A bootleg turn is a radical driving maneuver intended to reverse the direction of travel of a forward-moving automobile by 180 degrees in a minimum amount of time while staying within the width of a two-lane road. This maneuver is also known as a smuggler's turn, powerslide or simply a bootlegger.
It is easier to initiate this on some cars by initially applying a flick of the steering wheel the wrong way, before turning it in the direction the driver wants to go. This maneuver (known in racing as a Scandinavian flick) increases the load transfer to the outer wheels.
Classic bootleg turns can only be performed on cars with a manual transmission and is most easily done on a rear wheel drive car, as the spinning back wheels aid in the turn. This is because the maneuver is essentially a controlled fishtail-like spinout. Vehicles with an automatic transmission can be modified to make a bootleg turn possible. This is most commonly done for stunt vehicles used in motion pictures, to reduce the stress on the stunt driver to change gears while turning.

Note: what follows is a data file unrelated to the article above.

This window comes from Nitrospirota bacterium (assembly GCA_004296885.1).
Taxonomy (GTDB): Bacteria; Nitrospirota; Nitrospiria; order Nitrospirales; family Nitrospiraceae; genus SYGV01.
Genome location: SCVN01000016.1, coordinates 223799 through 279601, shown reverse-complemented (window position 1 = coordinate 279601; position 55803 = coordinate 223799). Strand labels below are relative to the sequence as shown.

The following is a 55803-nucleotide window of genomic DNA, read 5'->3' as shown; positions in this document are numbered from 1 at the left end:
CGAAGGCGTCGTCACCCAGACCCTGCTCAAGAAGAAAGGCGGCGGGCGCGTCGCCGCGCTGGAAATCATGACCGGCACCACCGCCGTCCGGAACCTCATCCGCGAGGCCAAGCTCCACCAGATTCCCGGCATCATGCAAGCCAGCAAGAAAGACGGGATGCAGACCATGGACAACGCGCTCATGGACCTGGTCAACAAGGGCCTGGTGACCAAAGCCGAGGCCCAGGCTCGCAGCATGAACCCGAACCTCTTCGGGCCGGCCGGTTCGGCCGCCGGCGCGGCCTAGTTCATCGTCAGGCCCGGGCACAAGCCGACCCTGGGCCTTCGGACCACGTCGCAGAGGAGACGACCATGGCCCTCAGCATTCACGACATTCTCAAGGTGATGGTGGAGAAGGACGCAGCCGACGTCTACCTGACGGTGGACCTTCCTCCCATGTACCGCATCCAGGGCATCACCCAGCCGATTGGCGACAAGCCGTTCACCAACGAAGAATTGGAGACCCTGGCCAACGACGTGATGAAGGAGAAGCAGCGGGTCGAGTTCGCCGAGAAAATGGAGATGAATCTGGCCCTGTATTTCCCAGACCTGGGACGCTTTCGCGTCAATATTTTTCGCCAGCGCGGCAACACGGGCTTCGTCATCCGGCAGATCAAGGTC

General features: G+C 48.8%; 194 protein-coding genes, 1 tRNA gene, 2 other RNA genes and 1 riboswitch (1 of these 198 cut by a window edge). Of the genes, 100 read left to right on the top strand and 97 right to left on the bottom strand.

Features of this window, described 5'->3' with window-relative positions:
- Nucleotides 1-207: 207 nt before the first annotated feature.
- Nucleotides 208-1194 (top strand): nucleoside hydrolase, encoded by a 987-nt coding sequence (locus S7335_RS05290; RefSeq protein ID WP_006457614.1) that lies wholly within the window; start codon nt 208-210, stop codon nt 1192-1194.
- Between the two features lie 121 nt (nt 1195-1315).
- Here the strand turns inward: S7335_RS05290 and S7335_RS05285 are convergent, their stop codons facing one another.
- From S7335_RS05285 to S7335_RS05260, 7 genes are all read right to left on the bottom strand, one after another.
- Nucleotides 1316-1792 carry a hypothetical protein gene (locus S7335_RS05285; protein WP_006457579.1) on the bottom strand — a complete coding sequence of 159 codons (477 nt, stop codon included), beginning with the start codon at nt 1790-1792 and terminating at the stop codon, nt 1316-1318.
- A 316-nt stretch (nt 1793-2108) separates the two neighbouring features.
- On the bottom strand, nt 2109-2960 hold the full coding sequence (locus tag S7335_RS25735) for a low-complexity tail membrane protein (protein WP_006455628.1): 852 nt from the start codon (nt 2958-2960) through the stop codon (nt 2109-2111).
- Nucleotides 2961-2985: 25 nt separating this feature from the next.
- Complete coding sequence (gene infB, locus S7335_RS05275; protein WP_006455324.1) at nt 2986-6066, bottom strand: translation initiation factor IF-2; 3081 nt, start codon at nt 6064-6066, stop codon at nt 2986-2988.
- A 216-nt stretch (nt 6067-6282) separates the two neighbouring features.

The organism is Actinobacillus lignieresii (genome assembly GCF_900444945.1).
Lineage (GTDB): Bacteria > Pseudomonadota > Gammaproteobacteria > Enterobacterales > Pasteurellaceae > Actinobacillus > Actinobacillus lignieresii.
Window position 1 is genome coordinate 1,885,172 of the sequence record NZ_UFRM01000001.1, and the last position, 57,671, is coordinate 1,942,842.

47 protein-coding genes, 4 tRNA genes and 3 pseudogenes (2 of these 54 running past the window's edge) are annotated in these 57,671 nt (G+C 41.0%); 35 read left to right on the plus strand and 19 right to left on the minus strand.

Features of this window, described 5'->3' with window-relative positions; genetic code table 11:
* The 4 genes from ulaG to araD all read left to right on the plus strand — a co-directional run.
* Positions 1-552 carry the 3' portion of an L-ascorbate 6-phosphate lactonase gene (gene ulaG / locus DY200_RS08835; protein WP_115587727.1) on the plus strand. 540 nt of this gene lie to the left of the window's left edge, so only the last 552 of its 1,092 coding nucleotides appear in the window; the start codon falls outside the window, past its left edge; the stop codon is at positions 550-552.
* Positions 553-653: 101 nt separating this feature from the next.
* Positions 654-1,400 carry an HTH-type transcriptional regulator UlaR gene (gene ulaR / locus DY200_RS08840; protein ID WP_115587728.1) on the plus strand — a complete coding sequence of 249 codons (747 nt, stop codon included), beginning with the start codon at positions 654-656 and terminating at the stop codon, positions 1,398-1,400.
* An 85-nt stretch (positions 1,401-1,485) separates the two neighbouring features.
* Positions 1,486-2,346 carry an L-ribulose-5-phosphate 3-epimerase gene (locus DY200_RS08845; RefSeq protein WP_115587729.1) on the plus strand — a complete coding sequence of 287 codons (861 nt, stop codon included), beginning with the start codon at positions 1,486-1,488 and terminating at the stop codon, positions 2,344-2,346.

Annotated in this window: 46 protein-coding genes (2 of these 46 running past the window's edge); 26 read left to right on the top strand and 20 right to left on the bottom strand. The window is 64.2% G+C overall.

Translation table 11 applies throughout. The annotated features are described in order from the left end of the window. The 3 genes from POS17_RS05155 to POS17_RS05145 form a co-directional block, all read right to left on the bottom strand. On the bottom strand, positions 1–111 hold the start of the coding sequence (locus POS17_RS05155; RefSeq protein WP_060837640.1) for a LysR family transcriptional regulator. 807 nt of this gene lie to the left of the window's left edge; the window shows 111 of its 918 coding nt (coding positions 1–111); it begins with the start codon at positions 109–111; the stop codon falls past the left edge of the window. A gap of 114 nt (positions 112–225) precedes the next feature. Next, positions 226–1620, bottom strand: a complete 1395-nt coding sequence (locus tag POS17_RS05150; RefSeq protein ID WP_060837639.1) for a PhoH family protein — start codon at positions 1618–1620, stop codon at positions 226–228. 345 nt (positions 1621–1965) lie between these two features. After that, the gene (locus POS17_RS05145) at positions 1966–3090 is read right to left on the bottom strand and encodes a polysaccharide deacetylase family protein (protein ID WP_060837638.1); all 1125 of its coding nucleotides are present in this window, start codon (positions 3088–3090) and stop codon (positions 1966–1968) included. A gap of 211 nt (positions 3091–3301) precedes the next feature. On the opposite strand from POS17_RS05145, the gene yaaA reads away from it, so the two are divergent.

Cars with a handbrake on the rear wheels can enter a controlled turning skid by employing the handbrake, locking the wheels and turning the steering wheel sharply in either direction. This maneuver can also be called a bootleg turn, but is more accurately described as a handbrake turn. Using the handbrake to break the traction of the rear wheels is a lot simpler than trying to do this by power alone.
Other nations and languages have their own colloquial names for the maneuver. For instance, it is known as "Cavalo-de-pau" (wooden horse) or "Baianada" (a pejorative reference to the state Bahia) in Brazil.
On the road again--and again and again and again: remember anything about your drive to work today?(Editorial)
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